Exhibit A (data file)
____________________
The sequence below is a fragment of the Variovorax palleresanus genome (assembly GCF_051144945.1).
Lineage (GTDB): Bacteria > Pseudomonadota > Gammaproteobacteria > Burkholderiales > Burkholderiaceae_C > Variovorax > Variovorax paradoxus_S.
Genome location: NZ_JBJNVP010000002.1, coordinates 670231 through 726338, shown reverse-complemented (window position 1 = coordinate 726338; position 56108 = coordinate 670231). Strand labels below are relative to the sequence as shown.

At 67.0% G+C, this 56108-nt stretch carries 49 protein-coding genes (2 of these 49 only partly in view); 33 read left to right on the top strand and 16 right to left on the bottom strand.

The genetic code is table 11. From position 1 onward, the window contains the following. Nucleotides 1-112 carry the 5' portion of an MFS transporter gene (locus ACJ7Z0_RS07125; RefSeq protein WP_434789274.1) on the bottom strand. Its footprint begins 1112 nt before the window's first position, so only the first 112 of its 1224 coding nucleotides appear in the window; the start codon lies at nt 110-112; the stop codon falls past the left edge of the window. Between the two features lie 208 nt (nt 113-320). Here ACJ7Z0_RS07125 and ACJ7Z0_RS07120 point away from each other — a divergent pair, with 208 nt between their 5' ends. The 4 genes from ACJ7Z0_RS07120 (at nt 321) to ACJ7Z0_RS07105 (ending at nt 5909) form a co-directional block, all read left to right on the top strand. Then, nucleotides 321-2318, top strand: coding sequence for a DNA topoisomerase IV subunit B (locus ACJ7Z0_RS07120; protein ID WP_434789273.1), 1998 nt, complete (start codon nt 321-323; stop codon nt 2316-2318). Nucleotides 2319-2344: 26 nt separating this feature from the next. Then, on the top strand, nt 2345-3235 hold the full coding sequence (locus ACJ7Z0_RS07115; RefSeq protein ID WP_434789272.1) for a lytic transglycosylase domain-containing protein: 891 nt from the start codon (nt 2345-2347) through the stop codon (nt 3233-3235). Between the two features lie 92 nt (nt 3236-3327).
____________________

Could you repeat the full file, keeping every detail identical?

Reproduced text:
The sequence below is a fragment of the Variovorax palleresanus genome (assembly GCF_051144945.1).
Lineage (GTDB): Bacteria > Pseudomonadota > Gammaproteobacteria > Burkholderiales > Burkholderiaceae_C > Variovorax > Variovorax paradoxus_S.
Genome location: NZ_JBJNVP010000002.1, coordinates 670231 through 726338, shown reverse-complemented (window position 1 = coordinate 726338; position 56108 = coordinate 670231). Strand labels below are relative to the sequence as shown.

At 67.0% G+C, this 56108-nt stretch carries 49 protein-coding genes (2 of these 49 only partly in view); 33 read left to right on the top strand and 16 right to left on the bottom strand.

The genetic code is table 11. From position 1 onward, the window contains the following. Nucleotides 1-112 carry the 5' portion of an MFS transporter gene (locus ACJ7Z0_RS07125; RefSeq protein WP_434789274.1) on the bottom strand. Its footprint begins 1112 nt before the window's first position, so only the first 112 of its 1224 coding nucleotides appear in the window; the start codon lies at nt 110-112; the stop codon falls past the left edge of the window. Between the two features lie 208 nt (nt 113-320). Here ACJ7Z0_RS07125 and ACJ7Z0_RS07120 point away from each other — a divergent pair, with 208 nt between their 5' ends. The 4 genes from ACJ7Z0_RS07120 (at nt 321) to ACJ7Z0_RS07105 (ending at nt 5909) form a co-directional block, all read left to right on the top strand. Then, nucleotides 321-2318, top strand: coding sequence for a DNA topoisomerase IV subunit B (locus ACJ7Z0_RS07120; protein ID WP_434789273.1), 1998 nt, complete (start codon nt 321-323; stop codon nt 2316-2318). Nucleotides 2319-2344: 26 nt separating this feature from the next. Then, on the top strand, nt 2345-3235 hold the full coding sequence (locus ACJ7Z0_RS07115; RefSeq protein ID WP_434789272.1) for a lytic transglycosylase domain-containing protein: 891 nt from the start codon (nt 2345-2347) through the stop codon (nt 3233-3235). Between the two features lie 92 nt (nt 3236-3327).